People from ethnic minorities face arbitrary discrimination when they look for a room to rent, experts have said, after a Guardian investigation found that inquiries from a person with a Muslim name about flatshare ads received significantly fewer positive responses.
In a snapshot survey of the private flatshare market carried out as part of the Bias in Britain series, expressions of interest were sent from “Muhammad” and “David” to almost 1,000 online advertisements for rooms across the UK.
The Guardian found that for every 10 positive replies David received, Muhammad received only eight.
Muhammad was doubly disadvantaged compared with David as he was more likely not to receive a response (44% of the time compared with 36%), and when he did receive a response it was more likely to be negative (25% of the time compared with 18%).
Kevin Gulliver, the director of the Human City Institute, a charity and thinktank focusing on exclusion, social injustice and inequality, said: “This is a timely study. BAME communities are more reliant on the private rented sector – 24%, compared with 14% of white people. Having equal access to the rented sector is very important. Society is generally less racist than it was in the 1950s but that doesn’t mean more subtle versions of racism don’t exist. People sort of justify it to themselves, assuming someone from that community might not fit into the block. This sort of study shows it is prevalent, and Brexit, Trump etc could have given permission for previously hidden racism to emerge.”
Harun Khan, the secretary general of the Muslim Council of Britain, said: “Merely having a name such as Muhammad should play no role in the provision of services open to the public. It would be shocking were the structural racism not already the lived experience of many Muslims, with Islamophobia already normalised in many sections of our society. This provides yet more evidence that Islamophobia is far broader than mere anti-Muslim hatred, and it is imperative that the government develops a strategy to tackle the structural racism facing Muslims, over and above its newly updated hate crime action plan.”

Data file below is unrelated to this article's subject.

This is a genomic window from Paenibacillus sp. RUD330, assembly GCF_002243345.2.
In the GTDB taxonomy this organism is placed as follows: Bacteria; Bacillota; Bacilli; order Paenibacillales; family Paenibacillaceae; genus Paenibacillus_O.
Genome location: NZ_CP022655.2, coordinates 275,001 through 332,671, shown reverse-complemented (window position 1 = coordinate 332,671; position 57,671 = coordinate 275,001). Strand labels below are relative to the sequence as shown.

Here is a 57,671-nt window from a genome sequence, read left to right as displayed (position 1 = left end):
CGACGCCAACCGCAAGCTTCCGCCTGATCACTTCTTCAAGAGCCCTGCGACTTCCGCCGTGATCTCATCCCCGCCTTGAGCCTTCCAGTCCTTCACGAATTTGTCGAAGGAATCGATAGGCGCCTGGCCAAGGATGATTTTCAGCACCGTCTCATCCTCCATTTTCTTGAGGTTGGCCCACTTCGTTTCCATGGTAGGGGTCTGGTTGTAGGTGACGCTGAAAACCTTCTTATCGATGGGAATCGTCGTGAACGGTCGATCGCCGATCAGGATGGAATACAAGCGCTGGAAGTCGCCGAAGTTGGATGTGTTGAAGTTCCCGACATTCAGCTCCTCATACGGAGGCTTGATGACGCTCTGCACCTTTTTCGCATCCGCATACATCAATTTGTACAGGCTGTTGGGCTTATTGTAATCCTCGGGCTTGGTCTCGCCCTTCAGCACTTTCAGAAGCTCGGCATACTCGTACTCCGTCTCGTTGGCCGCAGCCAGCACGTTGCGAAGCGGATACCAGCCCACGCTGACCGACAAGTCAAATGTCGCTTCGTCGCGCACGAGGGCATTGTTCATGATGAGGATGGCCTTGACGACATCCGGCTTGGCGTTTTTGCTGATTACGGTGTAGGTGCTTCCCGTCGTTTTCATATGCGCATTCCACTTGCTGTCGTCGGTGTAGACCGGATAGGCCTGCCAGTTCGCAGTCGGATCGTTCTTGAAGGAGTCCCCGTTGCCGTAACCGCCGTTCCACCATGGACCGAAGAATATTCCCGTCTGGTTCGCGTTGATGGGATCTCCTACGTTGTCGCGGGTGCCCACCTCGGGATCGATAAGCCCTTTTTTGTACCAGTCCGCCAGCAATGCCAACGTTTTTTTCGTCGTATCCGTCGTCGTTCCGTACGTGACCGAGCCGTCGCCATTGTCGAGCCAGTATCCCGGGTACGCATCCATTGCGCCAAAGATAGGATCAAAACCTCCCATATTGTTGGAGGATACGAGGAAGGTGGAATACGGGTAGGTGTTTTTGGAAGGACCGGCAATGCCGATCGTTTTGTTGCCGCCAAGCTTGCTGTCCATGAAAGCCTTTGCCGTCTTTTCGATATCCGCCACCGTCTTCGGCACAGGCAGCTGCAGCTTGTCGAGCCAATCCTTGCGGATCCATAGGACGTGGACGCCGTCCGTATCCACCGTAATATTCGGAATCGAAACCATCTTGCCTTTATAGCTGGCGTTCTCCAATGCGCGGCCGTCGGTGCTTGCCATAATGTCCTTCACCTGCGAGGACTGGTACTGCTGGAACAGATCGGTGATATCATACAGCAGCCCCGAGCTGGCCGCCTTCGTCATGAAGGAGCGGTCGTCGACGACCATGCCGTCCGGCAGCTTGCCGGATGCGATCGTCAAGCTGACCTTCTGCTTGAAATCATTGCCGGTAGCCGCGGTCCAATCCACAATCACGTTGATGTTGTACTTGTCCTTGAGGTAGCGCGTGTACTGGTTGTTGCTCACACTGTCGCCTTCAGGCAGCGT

David Smith, Residential Landlords Association (RLA) policy director, said: “We are very disturbed by the findings of this exercise. No landlord should arbitrarily discriminate against any prospective tenant on any basis. There are laws that apply to rightly protect people from discrimination and we would not defend any landlord who wilfully contravenes these. Sadly, such prejudices are being compounded by the government’s right to rent policy [which requires landlords to carry out immigration checks] and its wider hostile environment approach to immigration.”
Rebecca Hilsenrath, the chief executive of the Equality and Human Rights Commission, said: “Prejudice is still a very real problem in Britain and these findings demonstrate that it is having a significant impact on how real people behave and interact with others. Choosing a housemate is a personal decision and there are lots of reasons which play into it. As a barometer of today’s society we should sit up and take notice if people are choosing who they live with based on where people come from, what they might look like and what they might believe. We know that elements of public dialogue foster prejudice and discrimination against Muslim people. We need to recognise the extent of that and build opportunities for sensible discussions to tackle prejudice to prevent an increased divide in society.”